Summary: Plaintiffs in the Hawaii case lost in district court way back when there was no marriage equality there. So they filed a proper appeal with the Ninth Circuit. Now that Hawaii has legislated ME, there is no longer any direct case or controversy, even though there are some pending legal issues with respect to the act that legislated ME and doubts whether that could be resolved in a way that voids Hawaii's ME law. So the parties were asked to submit additional briefing on whether the appeal should be dismissed as moot. That briefing is completed, and the issue will be argued on Monday. They only get 10 minutes per side to talk about this.

    In Depth:
    The AG and DAG, who are representing the director of the Hawaii Department of Health have already withdrawn from the case and have said they won't appear at oral argument or submit any further briefs.

    That leaves Governor Abercrombie as the sole remaining defendant, and he is arguing that the appeal is moot, despite there being pending legal challenges to the act that legislated ME. He argues that a vacatur of the district court order is therefore necessary. In the alternative, that is, if the Court determines that the appeal is not moot, he is arguing that Hawaii's constitutional amendment is unconstitutional and must be struck down.

    The Plaintiffs agree with the Governor on every issue, and their brief approves of the Governor's arguments that I've summarized above.

    There is also an Intervenor-Defendant here, the Hawaii Family Forum. Suffice to say they're all for upholding the ban – they argue that the appeal is not moot because of the pending legal challenges to the act that legislated ME, and in the alternative, Hawaii's exclusion of same-sex couples from marriage is constitutional.

  • 45. Dann3377  |  September 2, 2014 at 11:55 am

    Thank you. I appreciate you taking the time to explain.

  • 46. Ragavendran  |  September 3, 2014 at 11:19 am

    Of course – you're welcome ๐Ÿ™‚

  • 47. ragefirewolf  |  September 3, 2014 at 9:28 am

    Raga, could the Ninth find that the Hawaii constitutional amendment which would normally allow an unfriendly legislature to take away ME to be a "persistent problem evading review" to allow the lawsuit to proceed despite being otherwise moot?

  • 48. Ragavendran  |  September 3, 2014 at 10:16 am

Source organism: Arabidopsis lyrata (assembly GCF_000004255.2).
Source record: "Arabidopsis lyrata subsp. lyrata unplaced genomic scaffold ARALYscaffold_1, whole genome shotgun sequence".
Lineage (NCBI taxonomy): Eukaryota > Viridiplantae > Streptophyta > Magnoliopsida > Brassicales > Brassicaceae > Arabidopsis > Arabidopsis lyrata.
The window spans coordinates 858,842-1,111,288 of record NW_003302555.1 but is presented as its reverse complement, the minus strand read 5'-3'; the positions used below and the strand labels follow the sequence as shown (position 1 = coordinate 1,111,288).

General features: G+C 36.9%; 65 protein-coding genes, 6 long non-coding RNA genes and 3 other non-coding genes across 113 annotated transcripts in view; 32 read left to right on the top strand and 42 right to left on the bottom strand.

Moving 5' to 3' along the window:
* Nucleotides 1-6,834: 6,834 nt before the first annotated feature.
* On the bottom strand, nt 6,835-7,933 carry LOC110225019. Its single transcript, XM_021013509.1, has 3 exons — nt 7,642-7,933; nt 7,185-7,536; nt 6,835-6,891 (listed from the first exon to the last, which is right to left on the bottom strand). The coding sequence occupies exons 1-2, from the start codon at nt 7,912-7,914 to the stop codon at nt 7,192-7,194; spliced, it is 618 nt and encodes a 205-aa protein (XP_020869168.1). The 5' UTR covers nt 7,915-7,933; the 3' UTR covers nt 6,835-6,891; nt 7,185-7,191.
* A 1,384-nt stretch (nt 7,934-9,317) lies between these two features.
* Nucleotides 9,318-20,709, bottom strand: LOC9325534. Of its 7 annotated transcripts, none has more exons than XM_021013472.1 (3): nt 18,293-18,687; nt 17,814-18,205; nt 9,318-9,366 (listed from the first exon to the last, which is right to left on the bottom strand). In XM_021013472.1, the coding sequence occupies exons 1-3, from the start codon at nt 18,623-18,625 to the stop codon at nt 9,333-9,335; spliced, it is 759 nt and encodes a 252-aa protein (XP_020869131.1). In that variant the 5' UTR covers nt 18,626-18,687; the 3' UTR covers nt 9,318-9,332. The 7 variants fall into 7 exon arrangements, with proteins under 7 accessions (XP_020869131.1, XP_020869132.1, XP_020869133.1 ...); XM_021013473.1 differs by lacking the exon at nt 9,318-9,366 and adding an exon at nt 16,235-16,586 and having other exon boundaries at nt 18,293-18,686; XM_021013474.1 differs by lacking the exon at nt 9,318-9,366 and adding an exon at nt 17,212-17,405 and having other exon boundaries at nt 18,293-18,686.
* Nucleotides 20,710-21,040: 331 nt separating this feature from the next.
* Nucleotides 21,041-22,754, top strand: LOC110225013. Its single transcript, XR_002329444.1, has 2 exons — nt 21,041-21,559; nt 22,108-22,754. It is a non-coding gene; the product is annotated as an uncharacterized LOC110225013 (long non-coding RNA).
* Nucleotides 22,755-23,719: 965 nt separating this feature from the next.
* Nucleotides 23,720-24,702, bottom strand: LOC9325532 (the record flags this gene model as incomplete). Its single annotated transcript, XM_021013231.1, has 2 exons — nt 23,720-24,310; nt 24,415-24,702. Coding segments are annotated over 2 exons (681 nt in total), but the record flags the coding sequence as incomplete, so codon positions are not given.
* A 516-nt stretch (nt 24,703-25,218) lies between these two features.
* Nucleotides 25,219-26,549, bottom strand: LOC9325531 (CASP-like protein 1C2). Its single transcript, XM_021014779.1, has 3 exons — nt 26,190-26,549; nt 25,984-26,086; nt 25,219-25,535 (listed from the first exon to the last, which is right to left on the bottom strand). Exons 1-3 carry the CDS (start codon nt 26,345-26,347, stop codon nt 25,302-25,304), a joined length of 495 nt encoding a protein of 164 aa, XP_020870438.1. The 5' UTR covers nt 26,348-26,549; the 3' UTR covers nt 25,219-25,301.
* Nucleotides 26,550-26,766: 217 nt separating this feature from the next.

I doubt it. Both (proper) parties to the lawsuit are arguing that the case is moot. Only the intervenor CPM insists that it is not, but their reasons are that there is pending litigation about the legality of the act that legislated ME, not that there is a possibility that a future legislature could repeal ME.

  • 49. ragefirewolf  |  September 3, 2014 at 10:41 am

    So the constitutional amendment would need to be challenged directly on those grounds then (the evading review grounds), assuming it would be a proper party?

  • 50. Zack12  |  September 3, 2014 at 11:10 am

    From what I understand, the answer to your question is yes but I'm not 100% sure.
    That is why Idaho is important, there will be no issues of standing there.

  • 51. Ragavendran  |  September 3, 2014 at 11:25 am

    I agree with Zack. I'm not sure. But it wouldn't matter at this stage. As I see it, the Ninth Circuit must definitely rule on the merits in the Idaho case. And we will know whether that ruling (which will certainly be in our favor) stands (through the Supreme Court's denial of cert and/or upholding nationwide ME) or falls (through the Supreme Court's upholding of state ME bans) by June 2015. If the ruling stands, as seems more likely at this point, then Hawaii's amendment is almost surely doomed, so no worries of a future legislature taking away ME.

  • 52. Zack12  |  September 3, 2014 at 11:44 am

    Indeed, highly unlikely to happen but it would be great to be 100% sure that none of these hateful amendments can be brought back to life.

  • 53. sfbob  |  September 2, 2014 at 10:25 am

    In Jackson vs Abercrombie, the District Court upheld the state's marriage equality ban (of course that happened prior to Windsor). So even though the state legislature subsequently passed marriage equality the case is still considered "live." Bob McDermott, a state legislator, is continuing to insist that the state's constitutional amendment passed in 1998 giving the legislature the ultimate say over whether to approve or ban marriage equality, was in fact a constitutional ban, because that was how voters understood it at the time. While the plain wording of the amendment refutes that and the courts have not bought McDermott's argument thus far, it's still considered theoretically possible, though unlikely, that he could prevail.

  • 54. Zack12  |  September 2, 2014 at 12:17 pm

    Plus, even though it is unlikely, there is always a chance a future legislature could turn equality back.